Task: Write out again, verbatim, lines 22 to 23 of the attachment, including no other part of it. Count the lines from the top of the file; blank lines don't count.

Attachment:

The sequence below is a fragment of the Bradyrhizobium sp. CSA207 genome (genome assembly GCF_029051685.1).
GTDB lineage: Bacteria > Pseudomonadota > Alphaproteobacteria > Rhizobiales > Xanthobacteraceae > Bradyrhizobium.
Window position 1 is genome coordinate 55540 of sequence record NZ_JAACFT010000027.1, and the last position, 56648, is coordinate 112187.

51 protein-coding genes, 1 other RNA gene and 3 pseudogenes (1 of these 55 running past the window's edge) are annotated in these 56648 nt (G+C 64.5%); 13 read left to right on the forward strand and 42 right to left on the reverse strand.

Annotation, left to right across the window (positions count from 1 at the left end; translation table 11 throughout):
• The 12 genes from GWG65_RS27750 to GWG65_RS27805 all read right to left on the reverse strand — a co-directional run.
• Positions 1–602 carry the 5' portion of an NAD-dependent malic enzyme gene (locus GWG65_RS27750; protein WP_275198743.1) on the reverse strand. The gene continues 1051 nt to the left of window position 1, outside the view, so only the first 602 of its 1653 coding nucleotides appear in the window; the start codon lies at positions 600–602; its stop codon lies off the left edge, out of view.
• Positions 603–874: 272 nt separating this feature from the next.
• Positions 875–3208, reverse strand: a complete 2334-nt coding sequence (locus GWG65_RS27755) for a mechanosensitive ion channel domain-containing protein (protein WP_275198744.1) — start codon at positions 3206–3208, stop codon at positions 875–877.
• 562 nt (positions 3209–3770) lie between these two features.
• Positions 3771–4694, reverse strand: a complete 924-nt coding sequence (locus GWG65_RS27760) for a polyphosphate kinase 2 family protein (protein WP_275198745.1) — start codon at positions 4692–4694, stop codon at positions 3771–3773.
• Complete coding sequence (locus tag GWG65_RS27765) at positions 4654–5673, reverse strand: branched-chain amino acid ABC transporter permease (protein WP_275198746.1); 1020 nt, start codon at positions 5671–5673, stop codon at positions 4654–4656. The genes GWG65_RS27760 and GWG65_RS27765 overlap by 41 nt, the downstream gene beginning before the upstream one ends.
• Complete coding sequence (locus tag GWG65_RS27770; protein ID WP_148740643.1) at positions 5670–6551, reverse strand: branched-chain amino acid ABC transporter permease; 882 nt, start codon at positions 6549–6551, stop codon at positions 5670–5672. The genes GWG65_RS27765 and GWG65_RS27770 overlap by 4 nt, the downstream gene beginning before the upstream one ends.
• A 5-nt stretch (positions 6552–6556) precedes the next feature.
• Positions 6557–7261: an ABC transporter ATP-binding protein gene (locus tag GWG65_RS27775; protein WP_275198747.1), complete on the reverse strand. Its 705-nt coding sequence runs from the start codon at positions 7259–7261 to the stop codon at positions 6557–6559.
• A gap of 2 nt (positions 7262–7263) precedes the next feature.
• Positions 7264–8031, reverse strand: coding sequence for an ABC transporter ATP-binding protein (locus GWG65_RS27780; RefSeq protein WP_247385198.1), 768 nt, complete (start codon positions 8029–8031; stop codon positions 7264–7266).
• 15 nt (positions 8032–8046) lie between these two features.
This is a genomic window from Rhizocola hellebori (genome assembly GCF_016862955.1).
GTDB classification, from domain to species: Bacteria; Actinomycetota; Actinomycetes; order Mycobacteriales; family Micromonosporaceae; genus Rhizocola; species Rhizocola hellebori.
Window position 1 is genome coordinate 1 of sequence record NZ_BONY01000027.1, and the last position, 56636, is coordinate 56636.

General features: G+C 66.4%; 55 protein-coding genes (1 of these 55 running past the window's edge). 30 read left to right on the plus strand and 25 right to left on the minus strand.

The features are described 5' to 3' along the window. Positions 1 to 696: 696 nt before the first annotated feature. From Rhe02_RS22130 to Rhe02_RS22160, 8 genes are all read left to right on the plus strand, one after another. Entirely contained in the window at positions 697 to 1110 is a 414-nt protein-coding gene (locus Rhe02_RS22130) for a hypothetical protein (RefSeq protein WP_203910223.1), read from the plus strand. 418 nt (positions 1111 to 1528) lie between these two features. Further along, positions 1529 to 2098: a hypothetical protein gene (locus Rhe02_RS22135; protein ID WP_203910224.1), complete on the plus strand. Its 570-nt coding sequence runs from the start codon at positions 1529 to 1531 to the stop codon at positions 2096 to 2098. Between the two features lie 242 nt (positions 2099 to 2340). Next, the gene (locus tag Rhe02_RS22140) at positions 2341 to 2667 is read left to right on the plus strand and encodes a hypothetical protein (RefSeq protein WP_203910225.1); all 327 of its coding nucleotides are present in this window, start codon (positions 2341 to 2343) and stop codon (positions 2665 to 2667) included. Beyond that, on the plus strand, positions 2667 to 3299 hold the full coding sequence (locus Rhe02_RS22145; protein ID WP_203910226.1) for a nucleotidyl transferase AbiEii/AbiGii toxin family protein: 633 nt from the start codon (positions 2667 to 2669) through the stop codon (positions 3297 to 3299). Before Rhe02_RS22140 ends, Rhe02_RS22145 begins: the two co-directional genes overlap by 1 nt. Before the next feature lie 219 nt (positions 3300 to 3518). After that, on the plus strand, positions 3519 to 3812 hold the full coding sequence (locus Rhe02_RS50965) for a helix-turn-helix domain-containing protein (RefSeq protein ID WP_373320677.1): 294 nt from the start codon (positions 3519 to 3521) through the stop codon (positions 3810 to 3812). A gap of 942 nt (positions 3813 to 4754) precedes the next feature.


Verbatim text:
General features: G+C 66.4%; 55 protein-coding genes (1 of these 55 running past the window's edge). 30 read left to right on the plus strand and 25 right to left on the minus strand.

The features are described 5' to 3' along the window. Positions 1 to 696: 696 nt before the first annotated feature. From Rhe02_RS22130 to Rhe02_RS22160, 8 genes are all read left to right on the plus strand, one after another. Entirely contained in the window at positions 697 to 1110 is a 414-nt protein-coding gene (locus Rhe02_RS22130) for a hypothetical protein (RefSeq protein WP_203910223.1), read from the plus strand. 418 nt (positions 1111 to 1528) lie between these two features. Further along, positions 1529 to 2098: a hypothetical protein gene (locus Rhe02_RS22135; protein ID WP_203910224.1), complete on the plus strand. Its 570-nt coding sequence runs from the start codon at positions 1529 to 1531 to the stop codon at positions 2096 to 2098. Between the two features lie 242 nt (positions 2099 to 2340). Next, the gene (locus tag Rhe02_RS22140) at positions 2341 to 2667 is read left to right on the plus strand and encodes a hypothetical protein (RefSeq protein WP_203910225.1); all 327 of its coding nucleotides are present in this window, start codon (positions 2341 to 2343) and stop codon (positions 2665 to 2667) included. Beyond that, on the plus strand, positions 2667 to 3299 hold the full coding sequence (locus Rhe02_RS22145; protein ID WP_203910226.1) for a nucleotidyl transferase AbiEii/AbiGii toxin family protein: 633 nt from the start codon (positions 2667 to 2669) through the stop codon (positions 3297 to 3299). Before Rhe02_RS22140 ends, Rhe02_RS22145 begins: the two co-directional genes overlap by 1 nt. Before the next feature lie 219 nt (positions 3300 to 3518). After that, on the plus strand, positions 3519 to 3812 hold the full coding sequence (locus Rhe02_RS50965) for a helix-turn-helix domain-containing protein (RefSeq protein ID WP_373320677.1): 294 nt from the start codon (positions 3519 to 3521) through the stop codon (positions 3810 to 3812). A gap of 942 nt (positions 3813 to 4754) precedes the next feature.